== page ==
The editors like playing with just a hint of transgression—the models wear tight jeans, even as they cover more skin here than in analogous secular magazines, presumably to avoid irritating religious customers. Photos of a girls’ basketball team wearing shorts is cropped so you will only notice if you look carefully. The minor transgressions are, of course, about clothing, because, well, that is what matters.

But despite this rather modest (no pun intended) willingness to push the envelope, one topic is verboten: romance and sexuality. There is none of the discussion of dating, attracting boys, and romance you would find in every secular teen fashion magazine—not because these things don’t exist; they certainly do. The target demographic is very different from the gender-separated Hardal world. They participate in co-educational youth groups, have male friends, boyfriends, and are in some cases sexually active. But the magazine doesn’t talk about that.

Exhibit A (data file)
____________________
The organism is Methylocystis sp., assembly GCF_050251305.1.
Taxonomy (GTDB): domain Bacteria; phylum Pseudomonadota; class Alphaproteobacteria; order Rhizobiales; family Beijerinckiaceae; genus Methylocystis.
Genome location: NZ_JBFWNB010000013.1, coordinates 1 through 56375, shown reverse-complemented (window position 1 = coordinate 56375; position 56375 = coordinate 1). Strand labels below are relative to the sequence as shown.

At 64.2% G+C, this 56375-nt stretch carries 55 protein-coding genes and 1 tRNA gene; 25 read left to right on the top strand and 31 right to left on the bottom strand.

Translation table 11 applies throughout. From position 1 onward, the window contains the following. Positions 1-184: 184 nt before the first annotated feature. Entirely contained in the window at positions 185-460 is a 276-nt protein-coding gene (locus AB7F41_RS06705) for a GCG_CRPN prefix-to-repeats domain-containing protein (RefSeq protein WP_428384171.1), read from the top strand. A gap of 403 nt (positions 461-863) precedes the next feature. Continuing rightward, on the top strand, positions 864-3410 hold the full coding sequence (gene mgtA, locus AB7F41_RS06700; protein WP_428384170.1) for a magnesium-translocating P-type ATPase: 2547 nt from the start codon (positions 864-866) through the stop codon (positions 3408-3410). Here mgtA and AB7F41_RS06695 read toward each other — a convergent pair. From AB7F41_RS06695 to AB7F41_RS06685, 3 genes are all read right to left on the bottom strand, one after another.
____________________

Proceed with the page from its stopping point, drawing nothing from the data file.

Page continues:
Actually, there is one sentence that addresses sexuality, easily missed as it is buried in a series of half sentences on a full two-page spread about the wonders of lipstick: “90% of women who wear lipstick say they do so in order to raise their self-confidence, and not in order to attract men.” There is certainly much truth to this, and there are many reasons why women or men might choose to invest time and money in dressing fashionably. But the absence of any discussion of male-female romance, certainly in the context of a teen fashion magazine, is surprising, to say the least. No other fashion magazine in the world thinks that women’s attractiveness can be entirely separated from sexuality. Even the religious educational system—hardly a model of a free and open exchange of ideas on these matters—understands that there is a connection between fashion, clothing, and sexuality, and that’s precisely why its educators are so uptight about clothes. One suspects that the editors had their tongues planted firmly in their cheeks as they wrote this sentence. They wink at sexuality by denying its role in their product. “Don’t worry,” they say, “there is no male gaze to be found on these pages.” Why the sudden puritanism in a magazine that is fooling nobody about co-ed relationships, in which relationships with boys and young romance is always hovering in the background? Why not ask what teens, educators, and parents think and feel about the phenomenon, or at least acknowledge the existence of the issues?